@text &= "  -  " & hero.child[resEdge].field[resSummary].text
 +
  endif
 +
</pre>
 +
 +
<pre>
 +
@text = "Edges"
 +
if (hero.tagis[Hero.Creature] = 0) then
 +
  @text &= "  -  " & hero.child[resEdge].field[resSummary].text
 +
  endif
 
</pre>
 
</pre>
  
Line 425: Line 476:
 
</pre>
 
</pre>
  
===Output Revisions===
+
===Creature Type in Output===
  
 
The final detail we haven't addressed yet for creatures is output. Both character sheet and statblock output assume that every character will be assigned a race. We need to revise those mechanisms to handle the presence of a creature type instead.
 
The final detail we haven't addressed yet for creatures is output. Both character sheet and statblock output assume that every character will be assigned a race. We need to revise those mechanisms to handle the presence of a creature type instead.
Line 507: Line 558:
  
 
We can now reload our data files and verify that creatures are being handled properly within output everywhere.
 
We can now reload our data files and verify that creatures are being handled properly within output everywhere.
 +
 +
===Creature Abilities in Output===
 +
 +
A number of creatures possess an edge or two, in addition to the various creature abilities that are normally assigned. This results in two separate tables being output on the character sheet. If a hindrance is also added, then we have three tables, and none of them contain more than a few entries. It would be optimal to consolidate all of these tables into a single table for creatures.
 +
 +
Converting the character sheet to only use a single abilities table is pretty easy. We'll start by defining a new table portal that shows all of the abilities. It's identical to the table of racial abilities, except that we specify the general "Ability" component to encompass all the different types of abilities. The new portal is shown below.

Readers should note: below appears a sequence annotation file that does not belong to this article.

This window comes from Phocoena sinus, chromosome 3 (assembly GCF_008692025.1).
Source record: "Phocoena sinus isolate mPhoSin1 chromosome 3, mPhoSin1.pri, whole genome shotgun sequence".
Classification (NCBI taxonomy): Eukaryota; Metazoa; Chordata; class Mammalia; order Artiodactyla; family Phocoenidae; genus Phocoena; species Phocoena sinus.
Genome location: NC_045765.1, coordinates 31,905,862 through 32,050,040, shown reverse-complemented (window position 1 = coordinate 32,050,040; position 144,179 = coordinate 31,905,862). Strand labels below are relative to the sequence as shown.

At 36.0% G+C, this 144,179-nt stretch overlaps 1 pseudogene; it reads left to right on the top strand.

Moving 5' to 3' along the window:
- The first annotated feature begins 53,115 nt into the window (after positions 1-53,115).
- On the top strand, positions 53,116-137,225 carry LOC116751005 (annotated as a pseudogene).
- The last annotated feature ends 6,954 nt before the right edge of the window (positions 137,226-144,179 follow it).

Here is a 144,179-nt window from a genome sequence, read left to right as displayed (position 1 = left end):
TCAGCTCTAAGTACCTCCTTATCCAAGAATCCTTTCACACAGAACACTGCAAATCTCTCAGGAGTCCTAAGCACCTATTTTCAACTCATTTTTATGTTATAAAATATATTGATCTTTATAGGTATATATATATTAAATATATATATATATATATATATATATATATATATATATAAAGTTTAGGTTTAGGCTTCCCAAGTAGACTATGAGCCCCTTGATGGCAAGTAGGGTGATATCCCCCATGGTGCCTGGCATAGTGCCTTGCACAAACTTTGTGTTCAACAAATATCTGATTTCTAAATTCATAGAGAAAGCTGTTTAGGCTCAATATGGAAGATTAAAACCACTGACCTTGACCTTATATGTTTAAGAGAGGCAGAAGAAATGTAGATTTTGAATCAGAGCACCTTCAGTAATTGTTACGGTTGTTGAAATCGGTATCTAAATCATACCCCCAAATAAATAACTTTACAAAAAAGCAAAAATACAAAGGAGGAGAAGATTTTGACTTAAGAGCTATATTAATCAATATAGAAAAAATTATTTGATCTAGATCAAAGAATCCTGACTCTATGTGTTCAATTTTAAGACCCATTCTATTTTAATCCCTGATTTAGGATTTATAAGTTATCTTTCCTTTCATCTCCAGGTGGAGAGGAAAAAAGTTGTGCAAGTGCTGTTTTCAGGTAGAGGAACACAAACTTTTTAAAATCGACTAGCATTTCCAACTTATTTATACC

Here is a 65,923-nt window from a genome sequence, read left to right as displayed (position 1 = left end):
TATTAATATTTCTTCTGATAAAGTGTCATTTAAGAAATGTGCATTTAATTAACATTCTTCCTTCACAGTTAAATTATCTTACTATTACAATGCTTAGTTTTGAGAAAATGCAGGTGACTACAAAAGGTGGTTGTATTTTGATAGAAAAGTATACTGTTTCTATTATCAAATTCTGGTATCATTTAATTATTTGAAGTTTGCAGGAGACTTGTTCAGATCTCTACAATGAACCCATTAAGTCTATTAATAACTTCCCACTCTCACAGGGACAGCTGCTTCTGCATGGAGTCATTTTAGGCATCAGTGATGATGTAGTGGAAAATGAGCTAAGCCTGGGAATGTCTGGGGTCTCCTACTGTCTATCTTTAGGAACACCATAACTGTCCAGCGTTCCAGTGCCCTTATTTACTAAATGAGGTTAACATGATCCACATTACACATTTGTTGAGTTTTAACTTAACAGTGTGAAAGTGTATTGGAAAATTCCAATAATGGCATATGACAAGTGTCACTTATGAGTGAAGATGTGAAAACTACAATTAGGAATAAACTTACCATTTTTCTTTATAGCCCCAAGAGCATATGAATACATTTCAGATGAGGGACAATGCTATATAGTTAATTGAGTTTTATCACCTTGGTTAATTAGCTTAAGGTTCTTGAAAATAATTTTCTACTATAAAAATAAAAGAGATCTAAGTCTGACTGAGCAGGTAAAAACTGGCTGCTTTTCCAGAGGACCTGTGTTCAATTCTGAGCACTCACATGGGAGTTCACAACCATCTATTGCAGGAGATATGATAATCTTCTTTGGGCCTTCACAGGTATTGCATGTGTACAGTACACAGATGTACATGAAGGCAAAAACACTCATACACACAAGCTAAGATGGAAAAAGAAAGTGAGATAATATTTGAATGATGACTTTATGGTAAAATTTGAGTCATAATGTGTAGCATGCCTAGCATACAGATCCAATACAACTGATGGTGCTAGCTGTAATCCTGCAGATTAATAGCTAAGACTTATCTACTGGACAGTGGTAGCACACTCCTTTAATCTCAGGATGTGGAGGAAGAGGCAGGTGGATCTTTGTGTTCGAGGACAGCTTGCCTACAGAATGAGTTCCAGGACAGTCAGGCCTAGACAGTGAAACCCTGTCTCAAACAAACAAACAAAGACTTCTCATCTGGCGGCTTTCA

+
 +
<pre>
 +
<portal
 +
  id="oCreature"
 +
  style="outNormal">
 +
  <output_table
 +
    component="Ability"
 +
    showtemplate="oAbilPick">
 +
    <list>!Print.NoPrint</list>
 +
    <headertitle><![CDATA[
 +
      @text = "Creature Abilities"
 +
      ]]></headertitle>
 +
    </output_table>
 +
  </portal>
 +
</pre>
 +
 +
With the portal defined, we can integrate it into the layouts. We need to integrate it into both the left and right side layouts, since it's conceivable (albeit very unlikely) that the list of abilities will extend past the bottom of the page on the left. The process is the same for both layouts. We add a new "portalref" element, then we determine the visibility of the various table portals based on the presence of the "Hero.Creature" tag, and then we add an "autoplace" statement to position the new portal. The revised Position script for the "oLeftSide" layout is shown below.
 +
 +
<pre>
 +
~hide and show appropriate portals for creatures and non-creatures
 +
if (hero.tagis[Hero.Creature] = 0) then
 +